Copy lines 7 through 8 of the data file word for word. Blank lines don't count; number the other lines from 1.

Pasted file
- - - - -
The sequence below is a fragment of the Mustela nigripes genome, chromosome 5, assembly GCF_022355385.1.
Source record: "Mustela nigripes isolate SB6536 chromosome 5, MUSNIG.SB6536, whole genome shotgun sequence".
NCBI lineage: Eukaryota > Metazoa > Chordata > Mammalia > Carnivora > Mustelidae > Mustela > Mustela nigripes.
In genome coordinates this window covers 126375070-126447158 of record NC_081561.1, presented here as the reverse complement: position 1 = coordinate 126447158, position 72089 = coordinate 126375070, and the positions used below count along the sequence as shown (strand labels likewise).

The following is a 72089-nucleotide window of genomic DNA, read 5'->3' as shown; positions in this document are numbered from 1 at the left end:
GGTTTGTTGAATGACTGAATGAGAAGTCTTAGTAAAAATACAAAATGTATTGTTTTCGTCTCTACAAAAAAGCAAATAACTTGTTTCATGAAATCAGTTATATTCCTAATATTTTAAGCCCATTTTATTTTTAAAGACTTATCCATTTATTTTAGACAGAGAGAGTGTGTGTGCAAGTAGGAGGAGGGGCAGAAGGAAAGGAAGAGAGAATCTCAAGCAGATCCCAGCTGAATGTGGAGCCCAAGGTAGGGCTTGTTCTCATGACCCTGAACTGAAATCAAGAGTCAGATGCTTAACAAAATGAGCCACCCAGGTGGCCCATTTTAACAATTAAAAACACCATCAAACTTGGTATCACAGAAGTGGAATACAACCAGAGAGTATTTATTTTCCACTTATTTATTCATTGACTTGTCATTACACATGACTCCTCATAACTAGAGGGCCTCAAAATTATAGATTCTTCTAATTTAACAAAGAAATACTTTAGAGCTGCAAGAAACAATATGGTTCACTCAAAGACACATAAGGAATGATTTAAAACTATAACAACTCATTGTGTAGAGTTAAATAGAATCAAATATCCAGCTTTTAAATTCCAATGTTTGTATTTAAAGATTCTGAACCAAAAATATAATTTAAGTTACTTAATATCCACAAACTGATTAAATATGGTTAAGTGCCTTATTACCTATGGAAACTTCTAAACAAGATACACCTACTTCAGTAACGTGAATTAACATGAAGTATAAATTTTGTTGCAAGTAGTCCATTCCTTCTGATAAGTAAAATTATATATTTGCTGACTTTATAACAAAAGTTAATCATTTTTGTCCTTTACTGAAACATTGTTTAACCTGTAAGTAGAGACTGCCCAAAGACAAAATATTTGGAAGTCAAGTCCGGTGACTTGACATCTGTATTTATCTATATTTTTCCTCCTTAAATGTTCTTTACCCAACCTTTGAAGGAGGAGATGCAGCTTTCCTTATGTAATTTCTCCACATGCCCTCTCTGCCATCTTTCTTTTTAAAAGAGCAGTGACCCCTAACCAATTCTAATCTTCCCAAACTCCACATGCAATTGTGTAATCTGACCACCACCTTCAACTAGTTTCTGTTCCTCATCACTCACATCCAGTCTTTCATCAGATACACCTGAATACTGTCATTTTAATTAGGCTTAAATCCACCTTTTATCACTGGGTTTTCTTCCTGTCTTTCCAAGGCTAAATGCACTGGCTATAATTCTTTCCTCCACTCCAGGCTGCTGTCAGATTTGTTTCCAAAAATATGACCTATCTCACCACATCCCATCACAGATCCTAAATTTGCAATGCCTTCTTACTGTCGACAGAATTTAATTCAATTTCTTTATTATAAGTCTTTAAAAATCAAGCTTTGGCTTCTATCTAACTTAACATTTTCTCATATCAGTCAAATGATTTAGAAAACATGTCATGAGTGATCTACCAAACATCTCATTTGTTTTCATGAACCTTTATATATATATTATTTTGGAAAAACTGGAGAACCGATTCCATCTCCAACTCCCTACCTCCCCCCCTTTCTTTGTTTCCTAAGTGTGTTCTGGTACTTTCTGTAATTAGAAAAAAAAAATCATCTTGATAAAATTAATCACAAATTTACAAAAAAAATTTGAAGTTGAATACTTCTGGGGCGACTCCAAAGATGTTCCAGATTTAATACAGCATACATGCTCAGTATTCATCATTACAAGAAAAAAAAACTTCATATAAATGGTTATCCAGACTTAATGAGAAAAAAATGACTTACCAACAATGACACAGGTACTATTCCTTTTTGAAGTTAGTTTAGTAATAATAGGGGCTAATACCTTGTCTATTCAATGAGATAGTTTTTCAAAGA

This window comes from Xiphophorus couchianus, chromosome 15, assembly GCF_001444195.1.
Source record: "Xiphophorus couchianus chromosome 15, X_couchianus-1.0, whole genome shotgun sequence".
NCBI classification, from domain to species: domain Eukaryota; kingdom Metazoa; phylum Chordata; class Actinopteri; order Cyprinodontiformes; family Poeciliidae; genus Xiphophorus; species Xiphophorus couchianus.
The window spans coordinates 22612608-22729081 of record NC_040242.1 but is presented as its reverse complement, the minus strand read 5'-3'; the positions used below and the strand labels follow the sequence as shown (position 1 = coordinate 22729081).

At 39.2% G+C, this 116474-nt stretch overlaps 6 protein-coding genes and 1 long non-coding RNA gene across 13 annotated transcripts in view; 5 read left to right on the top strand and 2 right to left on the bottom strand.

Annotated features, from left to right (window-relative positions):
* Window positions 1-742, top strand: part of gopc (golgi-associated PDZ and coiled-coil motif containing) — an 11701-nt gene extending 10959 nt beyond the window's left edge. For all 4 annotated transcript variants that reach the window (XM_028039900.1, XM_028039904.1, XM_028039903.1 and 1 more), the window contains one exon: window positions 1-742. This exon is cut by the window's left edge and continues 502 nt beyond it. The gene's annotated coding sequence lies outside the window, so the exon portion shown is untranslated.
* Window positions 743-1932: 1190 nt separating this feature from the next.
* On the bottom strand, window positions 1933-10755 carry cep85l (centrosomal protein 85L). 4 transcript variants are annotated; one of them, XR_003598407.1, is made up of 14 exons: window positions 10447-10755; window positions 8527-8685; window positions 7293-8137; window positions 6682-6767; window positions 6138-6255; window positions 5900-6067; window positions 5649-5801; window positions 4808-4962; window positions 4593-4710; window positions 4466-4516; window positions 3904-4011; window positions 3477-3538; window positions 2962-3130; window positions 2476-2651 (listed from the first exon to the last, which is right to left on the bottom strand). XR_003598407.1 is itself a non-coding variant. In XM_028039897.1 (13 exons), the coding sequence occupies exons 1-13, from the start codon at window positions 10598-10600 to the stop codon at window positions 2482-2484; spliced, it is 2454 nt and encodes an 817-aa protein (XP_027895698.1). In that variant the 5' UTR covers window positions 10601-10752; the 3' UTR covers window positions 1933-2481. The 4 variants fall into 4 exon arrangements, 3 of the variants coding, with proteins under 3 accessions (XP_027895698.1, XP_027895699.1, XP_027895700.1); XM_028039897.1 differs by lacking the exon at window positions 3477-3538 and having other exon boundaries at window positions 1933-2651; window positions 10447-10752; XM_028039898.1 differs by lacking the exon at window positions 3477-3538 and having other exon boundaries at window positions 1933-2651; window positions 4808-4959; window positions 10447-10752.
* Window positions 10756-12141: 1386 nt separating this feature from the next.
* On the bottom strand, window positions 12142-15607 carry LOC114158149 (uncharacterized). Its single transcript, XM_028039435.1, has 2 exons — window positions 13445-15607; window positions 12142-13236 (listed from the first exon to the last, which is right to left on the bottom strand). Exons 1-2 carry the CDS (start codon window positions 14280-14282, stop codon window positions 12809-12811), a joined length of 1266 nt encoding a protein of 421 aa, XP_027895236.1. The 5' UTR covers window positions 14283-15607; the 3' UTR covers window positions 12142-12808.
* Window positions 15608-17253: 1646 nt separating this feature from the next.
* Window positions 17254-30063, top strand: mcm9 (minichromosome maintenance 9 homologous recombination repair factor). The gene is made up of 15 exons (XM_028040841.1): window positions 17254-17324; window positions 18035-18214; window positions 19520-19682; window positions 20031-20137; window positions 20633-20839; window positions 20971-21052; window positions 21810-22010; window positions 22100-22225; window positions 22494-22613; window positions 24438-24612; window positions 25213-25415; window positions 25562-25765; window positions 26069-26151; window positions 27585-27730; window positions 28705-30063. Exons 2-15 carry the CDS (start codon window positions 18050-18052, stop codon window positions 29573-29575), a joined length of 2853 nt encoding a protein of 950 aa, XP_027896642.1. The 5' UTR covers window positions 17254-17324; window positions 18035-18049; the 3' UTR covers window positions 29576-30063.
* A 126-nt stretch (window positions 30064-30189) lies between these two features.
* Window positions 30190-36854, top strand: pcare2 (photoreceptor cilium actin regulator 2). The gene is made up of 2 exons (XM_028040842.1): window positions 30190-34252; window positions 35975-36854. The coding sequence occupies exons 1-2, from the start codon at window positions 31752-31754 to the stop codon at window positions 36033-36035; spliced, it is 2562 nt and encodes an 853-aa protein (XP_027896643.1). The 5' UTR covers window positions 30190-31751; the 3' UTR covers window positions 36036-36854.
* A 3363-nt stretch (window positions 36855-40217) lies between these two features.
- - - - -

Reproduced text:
This window comes from Xiphophorus couchianus, chromosome 15, assembly GCF_001444195.1.
Source record: "Xiphophorus couchianus chromosome 15, X_couchianus-1.0, whole genome shotgun sequence".